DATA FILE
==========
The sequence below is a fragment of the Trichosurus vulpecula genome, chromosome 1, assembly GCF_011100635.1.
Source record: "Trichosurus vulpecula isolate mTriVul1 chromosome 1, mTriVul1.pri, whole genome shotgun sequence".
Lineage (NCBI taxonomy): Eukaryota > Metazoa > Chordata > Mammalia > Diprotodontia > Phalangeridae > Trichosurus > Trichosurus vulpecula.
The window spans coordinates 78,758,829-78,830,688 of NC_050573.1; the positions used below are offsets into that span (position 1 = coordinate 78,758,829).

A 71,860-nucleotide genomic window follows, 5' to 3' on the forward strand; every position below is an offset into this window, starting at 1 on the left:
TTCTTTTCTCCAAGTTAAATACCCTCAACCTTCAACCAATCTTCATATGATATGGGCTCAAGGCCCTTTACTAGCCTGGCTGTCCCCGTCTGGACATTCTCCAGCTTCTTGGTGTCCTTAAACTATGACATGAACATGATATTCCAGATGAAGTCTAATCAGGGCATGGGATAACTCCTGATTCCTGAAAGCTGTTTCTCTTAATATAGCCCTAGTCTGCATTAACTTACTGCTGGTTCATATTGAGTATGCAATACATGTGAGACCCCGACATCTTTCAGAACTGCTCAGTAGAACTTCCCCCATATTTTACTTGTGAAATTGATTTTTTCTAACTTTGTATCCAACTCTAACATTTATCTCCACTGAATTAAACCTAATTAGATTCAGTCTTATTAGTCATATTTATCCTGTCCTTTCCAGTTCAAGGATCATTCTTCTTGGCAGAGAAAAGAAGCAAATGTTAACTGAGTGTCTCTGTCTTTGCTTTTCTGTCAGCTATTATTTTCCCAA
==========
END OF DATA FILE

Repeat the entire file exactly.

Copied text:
The sequence below is a fragment of the Trichosurus vulpecula genome, chromosome 1, assembly GCF_011100635.1.
Source record: "Trichosurus vulpecula isolate mTriVul1 chromosome 1, mTriVul1.pri, whole genome shotgun sequence".
Lineage (NCBI taxonomy): Eukaryota > Metazoa > Chordata > Mammalia > Diprotodontia > Phalangeridae > Trichosurus > Trichosurus vulpecula.
The window spans coordinates 78,758,829-78,830,688 of NC_050573.1; the positions used below are offsets into that span (position 1 = coordinate 78,758,829).

A 71,860-nucleotide genomic window follows, 5' to 3' on the forward strand; every position below is an offset into this window, starting at 1 on the left:
TTCTTTTCTCCAAGTTAAATACCCTCAACCTTCAACCAATCTTCATATGATATGGGCTCAAGGCCCTTTACTAGCCTGGCTGTCCCCGTCTGGACATTCTCCAGCTTCTTGGTGTCCTTAAACTATGACATGAACATGATATTCCAGATGAAGTCTAATCAGGGCATGGGATAACTCCTGATTCCTGAAAGCTGTTTCTCTTAATATAGCCCTAGTCTGCATTAACTTACTGCTGGTTCATATTGAGTATGCAATACATGTGAGACCCCGACATCTTTCAGAACTGCTCAGTAGAACTTCCCCCATATTTTACTTGTGAAATTGATTTTTTCTAACTTTGTATCCAACTCTAACATTTATCTCCACTGAATTAAACCTAATTAGATTCAGTCTTATTAGTCATATTTATCCTGTCCTTTCCAGTTCAAGGATCATTCTTCTTGGCAGAGAAAAGAAGCAAATGTTAACTGAGTGTCTCTGTCTTTGCTTTTCTGTCAGCTATTATTTTCCCAA